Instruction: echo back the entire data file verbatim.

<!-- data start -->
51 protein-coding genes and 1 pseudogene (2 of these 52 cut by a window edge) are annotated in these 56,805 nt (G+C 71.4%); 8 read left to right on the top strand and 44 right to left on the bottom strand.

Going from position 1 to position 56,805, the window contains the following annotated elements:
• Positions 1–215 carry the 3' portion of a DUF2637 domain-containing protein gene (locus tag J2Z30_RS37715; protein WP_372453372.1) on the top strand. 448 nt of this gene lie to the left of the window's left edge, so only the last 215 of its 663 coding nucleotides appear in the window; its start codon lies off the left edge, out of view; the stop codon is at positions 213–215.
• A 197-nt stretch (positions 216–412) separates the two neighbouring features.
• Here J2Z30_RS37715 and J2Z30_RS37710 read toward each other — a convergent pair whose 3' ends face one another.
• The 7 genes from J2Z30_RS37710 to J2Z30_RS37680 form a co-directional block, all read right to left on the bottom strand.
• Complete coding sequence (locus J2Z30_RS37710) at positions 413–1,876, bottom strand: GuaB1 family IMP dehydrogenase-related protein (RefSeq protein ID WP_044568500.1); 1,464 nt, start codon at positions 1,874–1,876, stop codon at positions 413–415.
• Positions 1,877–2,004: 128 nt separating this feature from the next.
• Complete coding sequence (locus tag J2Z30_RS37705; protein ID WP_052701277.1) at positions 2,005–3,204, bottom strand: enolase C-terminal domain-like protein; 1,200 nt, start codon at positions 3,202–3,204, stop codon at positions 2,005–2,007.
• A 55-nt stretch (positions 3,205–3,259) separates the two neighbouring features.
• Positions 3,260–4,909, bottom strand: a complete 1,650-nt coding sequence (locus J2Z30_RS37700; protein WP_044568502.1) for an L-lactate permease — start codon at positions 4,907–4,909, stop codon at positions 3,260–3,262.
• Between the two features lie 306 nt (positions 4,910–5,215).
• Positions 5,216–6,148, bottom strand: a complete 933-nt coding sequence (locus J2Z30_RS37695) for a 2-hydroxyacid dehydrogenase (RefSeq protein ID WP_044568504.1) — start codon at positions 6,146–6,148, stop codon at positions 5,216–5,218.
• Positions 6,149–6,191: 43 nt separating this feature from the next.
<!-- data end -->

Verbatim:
51 protein-coding genes and 1 pseudogene (2 of these 52 cut by a window edge) are annotated in these 56,805 nt (G+C 71.4%); 8 read left to right on the top strand and 44 right to left on the bottom strand.

Going from position 1 to position 56,805, the window contains the following annotated elements:
• Positions 1–215 carry the 3' portion of a DUF2637 domain-containing protein gene (locus tag J2Z30_RS37715; protein WP_372453372.1) on the top strand. 448 nt of this gene lie to the left of the window's left edge, so only the last 215 of its 663 coding nucleotides appear in the window; its start codon lies off the left edge, out of view; the stop codon is at positions 213–215.
• A 197-nt stretch (positions 216–412) separates the two neighbouring features.
• Here J2Z30_RS37715 and J2Z30_RS37710 read toward each other — a convergent pair whose 3' ends face one another.
• The 7 genes from J2Z30_RS37710 to J2Z30_RS37680 form a co-directional block, all read right to left on the bottom strand.
• Complete coding sequence (locus J2Z30_RS37710) at positions 413–1,876, bottom strand: GuaB1 family IMP dehydrogenase-related protein (RefSeq protein ID WP_044568500.1); 1,464 nt, start codon at positions 1,874–1,876, stop codon at positions 413–415.
• Positions 1,877–2,004: 128 nt separating this feature from the next.
• Complete coding sequence (locus tag J2Z30_RS37705; protein ID WP_052701277.1) at positions 2,005–3,204, bottom strand: enolase C-terminal domain-like protein; 1,200 nt, start codon at positions 3,202–3,204, stop codon at positions 2,005–2,007.
• A 55-nt stretch (positions 3,205–3,259) separates the two neighbouring features.
• Positions 3,260–4,909, bottom strand: a complete 1,650-nt coding sequence (locus J2Z30_RS37700; protein WP_044568502.1) for an L-lactate permease — start codon at positions 4,907–4,909, stop codon at positions 3,260–3,262.
• Between the two features lie 306 nt (positions 4,910–5,215).
• Positions 5,216–6,148, bottom strand: a complete 933-nt coding sequence (locus J2Z30_RS37695) for a 2-hydroxyacid dehydrogenase (RefSeq protein ID WP_044568504.1) — start codon at positions 6,146–6,148, stop codon at positions 5,216–5,218.
• Positions 6,149–6,191: 43 nt separating this feature from the next.